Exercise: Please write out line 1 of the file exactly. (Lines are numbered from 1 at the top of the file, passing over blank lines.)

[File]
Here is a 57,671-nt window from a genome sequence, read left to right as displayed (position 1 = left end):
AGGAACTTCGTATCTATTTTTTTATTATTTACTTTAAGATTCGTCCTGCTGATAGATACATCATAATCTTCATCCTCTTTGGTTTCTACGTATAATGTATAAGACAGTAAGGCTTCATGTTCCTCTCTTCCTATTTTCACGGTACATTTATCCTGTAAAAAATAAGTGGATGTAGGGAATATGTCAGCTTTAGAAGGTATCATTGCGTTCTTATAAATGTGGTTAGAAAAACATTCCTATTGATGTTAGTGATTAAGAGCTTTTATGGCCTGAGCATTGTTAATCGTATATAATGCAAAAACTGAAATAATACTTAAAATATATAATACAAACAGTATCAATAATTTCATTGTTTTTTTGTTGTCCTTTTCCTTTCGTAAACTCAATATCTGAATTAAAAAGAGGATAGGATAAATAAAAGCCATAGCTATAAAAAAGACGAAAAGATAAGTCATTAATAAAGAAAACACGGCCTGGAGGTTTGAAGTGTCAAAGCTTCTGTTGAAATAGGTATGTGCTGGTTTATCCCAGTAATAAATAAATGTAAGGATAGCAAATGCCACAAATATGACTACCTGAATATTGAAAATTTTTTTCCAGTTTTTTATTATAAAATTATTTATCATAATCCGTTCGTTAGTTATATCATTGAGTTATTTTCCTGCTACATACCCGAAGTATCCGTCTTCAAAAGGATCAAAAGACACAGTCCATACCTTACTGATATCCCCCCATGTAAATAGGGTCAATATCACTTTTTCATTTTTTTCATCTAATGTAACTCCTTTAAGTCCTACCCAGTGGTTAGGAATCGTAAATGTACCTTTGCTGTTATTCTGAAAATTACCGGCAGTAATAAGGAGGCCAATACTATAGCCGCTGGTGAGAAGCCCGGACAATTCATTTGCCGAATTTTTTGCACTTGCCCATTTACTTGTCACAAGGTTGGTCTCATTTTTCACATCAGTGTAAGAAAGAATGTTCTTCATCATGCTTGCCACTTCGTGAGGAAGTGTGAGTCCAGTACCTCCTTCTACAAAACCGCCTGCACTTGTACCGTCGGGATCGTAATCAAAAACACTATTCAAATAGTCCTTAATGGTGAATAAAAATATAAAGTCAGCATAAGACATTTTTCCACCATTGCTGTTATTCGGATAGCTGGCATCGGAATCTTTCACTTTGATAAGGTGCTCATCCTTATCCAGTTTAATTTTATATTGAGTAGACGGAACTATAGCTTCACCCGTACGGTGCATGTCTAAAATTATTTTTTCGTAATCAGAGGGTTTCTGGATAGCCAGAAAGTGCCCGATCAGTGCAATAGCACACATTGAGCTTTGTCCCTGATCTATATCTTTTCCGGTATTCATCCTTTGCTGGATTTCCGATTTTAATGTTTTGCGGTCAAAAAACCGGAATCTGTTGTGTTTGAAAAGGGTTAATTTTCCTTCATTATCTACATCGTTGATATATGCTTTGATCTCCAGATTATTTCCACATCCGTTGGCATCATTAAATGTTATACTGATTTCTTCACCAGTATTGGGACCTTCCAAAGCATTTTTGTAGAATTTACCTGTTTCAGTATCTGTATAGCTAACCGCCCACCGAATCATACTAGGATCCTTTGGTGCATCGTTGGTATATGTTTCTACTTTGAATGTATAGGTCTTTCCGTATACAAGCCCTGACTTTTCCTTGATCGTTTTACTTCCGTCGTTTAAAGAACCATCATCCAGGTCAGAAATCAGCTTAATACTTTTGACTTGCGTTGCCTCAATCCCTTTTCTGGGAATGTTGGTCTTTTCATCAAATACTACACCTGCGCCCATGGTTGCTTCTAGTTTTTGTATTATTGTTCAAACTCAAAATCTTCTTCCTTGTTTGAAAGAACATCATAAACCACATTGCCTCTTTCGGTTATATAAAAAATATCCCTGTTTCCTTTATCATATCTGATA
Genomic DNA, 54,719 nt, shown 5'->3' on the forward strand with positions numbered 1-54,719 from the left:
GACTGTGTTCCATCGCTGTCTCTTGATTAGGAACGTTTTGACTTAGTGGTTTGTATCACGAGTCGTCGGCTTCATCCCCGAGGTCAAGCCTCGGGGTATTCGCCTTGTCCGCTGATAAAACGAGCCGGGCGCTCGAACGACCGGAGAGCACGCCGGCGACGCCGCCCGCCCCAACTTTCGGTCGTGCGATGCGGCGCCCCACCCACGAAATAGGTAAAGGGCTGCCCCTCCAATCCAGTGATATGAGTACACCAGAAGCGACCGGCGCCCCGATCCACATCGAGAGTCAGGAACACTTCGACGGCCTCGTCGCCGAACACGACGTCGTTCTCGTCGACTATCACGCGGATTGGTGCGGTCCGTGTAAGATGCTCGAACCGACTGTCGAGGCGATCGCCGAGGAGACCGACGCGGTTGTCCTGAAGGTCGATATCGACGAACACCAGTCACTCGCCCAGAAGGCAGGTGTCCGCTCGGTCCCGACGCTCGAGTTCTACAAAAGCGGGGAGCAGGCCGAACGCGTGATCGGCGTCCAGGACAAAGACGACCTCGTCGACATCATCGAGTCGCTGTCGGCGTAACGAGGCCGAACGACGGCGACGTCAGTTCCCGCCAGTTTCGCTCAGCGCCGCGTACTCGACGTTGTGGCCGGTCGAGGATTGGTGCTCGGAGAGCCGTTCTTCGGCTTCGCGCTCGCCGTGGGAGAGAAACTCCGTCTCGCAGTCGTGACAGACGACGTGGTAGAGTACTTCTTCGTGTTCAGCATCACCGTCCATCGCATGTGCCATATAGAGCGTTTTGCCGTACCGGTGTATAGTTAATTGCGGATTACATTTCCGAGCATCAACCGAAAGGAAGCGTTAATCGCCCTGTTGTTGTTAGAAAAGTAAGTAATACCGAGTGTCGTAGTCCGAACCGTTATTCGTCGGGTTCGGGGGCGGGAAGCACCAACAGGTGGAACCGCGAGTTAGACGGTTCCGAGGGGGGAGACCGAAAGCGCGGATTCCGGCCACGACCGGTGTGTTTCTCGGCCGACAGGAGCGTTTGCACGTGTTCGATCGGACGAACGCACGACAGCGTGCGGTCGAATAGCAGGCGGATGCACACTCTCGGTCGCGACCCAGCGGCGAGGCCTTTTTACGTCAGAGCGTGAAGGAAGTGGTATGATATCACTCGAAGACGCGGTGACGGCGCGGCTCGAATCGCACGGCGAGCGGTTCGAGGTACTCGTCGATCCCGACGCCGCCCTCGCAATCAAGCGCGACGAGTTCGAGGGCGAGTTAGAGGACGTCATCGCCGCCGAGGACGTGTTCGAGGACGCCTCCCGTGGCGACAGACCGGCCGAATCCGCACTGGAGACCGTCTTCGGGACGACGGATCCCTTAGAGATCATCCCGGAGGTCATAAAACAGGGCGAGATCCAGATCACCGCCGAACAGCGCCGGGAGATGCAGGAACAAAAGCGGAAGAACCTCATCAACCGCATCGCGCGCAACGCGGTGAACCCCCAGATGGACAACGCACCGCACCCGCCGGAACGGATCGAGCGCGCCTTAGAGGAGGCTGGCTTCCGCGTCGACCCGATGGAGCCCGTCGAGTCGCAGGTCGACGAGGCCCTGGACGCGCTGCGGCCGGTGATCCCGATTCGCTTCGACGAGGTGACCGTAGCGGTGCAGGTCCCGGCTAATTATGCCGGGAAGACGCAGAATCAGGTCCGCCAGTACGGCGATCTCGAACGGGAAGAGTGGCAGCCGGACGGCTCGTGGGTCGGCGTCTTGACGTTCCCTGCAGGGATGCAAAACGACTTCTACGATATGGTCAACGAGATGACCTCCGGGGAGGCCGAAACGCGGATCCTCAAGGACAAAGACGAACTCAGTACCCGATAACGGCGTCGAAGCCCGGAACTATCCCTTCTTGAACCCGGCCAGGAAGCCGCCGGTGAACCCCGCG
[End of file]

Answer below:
Here is a 57,671-nt window from a genome sequence, read left to right as displayed (position 1 = left end):